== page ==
How to Dance: Eleven Keys

August 10, 2012
This list was created by Wali Ali Meyer from Spiritual Dance and Walk by Samuel Lewis. It is especially helpful as a reminder to all dancers (and leaders), no matter how long they have been using dance as an expression of faith—and especially helpful to those new to the dance. Enjoy!

  1. LISTEN
    Do not simply recite the sacred phrase. Listen to the other voices. Listen to the person directing the dance. When you begin to listen, you voice will automatically begin to harmonize. Find the center of the sound.

  2. FEEL
    The dances are designed to take us more and more into the universe of feeling. Stay with your feeling. If you go into the world of thoughts, don't judge yourself; simply bring your concentration back to feeling. The heart center, found in the middle of the chest, is the natural place to begin.

  3. CONCENTRATE ON THE SACRED PHRASE
    The sacred phrase, sometimes referred as Wazifa or Mantra, centers the dance. We all say this together. The Grace of Allah can operate through the sacred phrase if we are willing to receive it, to let it be. With each repetition feel the phrase touching your being in a deeper and deeper way.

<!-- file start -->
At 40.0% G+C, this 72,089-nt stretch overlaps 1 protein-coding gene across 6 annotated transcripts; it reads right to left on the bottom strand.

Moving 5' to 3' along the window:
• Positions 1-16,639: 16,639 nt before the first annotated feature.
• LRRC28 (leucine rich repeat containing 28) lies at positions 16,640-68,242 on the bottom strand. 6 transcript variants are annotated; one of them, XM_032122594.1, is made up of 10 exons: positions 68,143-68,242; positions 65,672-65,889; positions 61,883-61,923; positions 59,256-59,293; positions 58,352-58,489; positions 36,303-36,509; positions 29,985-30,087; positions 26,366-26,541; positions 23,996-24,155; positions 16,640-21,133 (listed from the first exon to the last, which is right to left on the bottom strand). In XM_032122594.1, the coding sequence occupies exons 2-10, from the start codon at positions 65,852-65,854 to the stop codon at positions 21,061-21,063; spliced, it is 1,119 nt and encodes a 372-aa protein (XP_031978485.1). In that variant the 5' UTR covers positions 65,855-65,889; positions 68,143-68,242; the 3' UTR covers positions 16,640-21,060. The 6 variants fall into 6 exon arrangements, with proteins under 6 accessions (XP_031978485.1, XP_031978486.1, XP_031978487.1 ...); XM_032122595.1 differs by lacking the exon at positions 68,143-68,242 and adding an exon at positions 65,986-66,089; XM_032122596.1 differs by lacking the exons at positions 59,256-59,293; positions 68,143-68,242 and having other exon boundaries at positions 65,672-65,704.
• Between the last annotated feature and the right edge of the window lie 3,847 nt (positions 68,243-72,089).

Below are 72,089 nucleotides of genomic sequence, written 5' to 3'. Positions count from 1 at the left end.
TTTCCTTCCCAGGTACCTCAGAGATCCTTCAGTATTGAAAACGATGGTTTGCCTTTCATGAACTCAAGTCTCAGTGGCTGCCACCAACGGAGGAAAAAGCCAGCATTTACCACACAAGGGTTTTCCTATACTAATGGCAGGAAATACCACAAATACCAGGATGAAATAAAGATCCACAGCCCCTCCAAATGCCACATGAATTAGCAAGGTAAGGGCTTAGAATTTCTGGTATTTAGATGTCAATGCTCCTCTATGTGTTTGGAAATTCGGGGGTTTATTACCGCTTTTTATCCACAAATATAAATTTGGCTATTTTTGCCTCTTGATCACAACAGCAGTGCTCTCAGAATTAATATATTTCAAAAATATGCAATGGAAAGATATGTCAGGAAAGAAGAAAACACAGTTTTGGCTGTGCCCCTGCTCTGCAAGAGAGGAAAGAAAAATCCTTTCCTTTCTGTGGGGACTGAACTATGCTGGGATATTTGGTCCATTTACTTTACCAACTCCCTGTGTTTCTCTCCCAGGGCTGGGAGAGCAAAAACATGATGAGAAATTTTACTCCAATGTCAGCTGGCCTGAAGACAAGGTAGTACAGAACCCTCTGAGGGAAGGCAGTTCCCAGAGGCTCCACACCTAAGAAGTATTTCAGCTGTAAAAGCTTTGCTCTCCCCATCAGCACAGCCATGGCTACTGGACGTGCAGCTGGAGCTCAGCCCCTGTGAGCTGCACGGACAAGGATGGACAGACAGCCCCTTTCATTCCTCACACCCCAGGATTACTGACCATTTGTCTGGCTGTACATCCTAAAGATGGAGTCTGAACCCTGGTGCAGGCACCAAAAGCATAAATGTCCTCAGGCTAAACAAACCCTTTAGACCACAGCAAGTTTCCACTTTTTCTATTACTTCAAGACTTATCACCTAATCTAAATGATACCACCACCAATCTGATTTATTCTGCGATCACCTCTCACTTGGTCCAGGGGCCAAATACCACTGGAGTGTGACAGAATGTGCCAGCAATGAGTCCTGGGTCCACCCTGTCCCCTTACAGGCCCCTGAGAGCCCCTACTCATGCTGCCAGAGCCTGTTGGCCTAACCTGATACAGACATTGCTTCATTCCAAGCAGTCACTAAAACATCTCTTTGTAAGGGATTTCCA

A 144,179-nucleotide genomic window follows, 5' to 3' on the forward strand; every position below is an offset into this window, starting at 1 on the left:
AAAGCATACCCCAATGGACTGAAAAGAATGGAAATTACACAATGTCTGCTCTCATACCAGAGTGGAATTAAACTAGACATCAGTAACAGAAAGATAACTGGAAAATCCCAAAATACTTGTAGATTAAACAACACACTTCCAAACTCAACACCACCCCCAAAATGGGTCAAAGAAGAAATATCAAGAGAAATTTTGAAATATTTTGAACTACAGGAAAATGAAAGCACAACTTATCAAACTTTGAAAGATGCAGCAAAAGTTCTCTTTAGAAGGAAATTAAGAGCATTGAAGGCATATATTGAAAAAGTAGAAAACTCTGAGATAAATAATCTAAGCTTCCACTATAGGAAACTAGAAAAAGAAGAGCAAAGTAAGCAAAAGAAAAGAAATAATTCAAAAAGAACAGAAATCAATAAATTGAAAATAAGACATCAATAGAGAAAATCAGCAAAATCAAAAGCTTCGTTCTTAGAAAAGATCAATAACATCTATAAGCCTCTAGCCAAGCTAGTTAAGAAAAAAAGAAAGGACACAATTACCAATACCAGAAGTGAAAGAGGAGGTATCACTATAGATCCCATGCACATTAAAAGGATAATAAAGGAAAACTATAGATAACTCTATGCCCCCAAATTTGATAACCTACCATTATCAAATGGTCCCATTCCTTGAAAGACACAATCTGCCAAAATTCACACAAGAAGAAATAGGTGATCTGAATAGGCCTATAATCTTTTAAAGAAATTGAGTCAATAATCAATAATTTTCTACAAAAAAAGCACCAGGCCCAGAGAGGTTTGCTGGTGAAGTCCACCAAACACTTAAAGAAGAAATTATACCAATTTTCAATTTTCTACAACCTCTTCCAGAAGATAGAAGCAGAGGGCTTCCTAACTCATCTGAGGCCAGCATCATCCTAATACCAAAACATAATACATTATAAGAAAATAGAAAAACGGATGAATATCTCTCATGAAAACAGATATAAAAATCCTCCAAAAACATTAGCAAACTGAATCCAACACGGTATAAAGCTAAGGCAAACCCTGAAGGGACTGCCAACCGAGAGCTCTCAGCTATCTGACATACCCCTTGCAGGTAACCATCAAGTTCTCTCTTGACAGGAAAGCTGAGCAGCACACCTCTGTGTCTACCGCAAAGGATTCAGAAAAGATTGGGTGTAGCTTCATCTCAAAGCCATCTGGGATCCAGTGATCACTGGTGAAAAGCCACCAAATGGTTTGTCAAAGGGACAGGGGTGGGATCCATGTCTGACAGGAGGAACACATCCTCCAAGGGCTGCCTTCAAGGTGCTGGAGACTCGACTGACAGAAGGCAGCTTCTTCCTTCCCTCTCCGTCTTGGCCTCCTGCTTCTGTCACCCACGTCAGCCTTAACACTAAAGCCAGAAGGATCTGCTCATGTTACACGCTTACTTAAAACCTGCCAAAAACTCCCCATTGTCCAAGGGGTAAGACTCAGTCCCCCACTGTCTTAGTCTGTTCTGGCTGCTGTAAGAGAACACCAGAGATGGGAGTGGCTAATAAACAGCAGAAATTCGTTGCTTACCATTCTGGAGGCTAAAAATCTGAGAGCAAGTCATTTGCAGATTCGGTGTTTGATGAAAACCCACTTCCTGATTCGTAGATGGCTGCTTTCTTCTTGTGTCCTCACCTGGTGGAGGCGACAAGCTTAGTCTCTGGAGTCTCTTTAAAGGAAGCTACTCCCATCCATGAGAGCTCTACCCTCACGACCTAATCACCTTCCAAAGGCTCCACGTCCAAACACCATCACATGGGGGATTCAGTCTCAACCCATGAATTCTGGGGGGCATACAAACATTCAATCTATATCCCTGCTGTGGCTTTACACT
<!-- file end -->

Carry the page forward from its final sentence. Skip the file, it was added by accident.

4. DONT BE AFRAID TO STOP THE DANCE
    This is for dance leaders, if the dance gets out of control, or just isn't making it. It is much better to stop and begin anew. Learning is much more important than just doing.

  5. SIMPLE, RHYHMIC MUSIC
    This can be a great aid. Guitar and drum are especially helpful. Musicians should emphatically resist going off on their own. The sacred phrase must be uppermost in their concentration. The music should accentuate the natural rhythm of the sacred phrase. Drummers especially bear this in mind. The simpler the better. Don't dominate the space. The sacred phrase should by far the be loudest sound. If you play your instrument correctly, no one will even notice you. Isn't that wonderful?

  6. MOVE TOGETHER
    Restrain the exuberant impulse to make an individual expression. You will be amazed how much higher/deeper the dances are when you use that same energy to harmonize with the others in the circle. Feel your body fully. Then gradually or suddenly become the whole circle.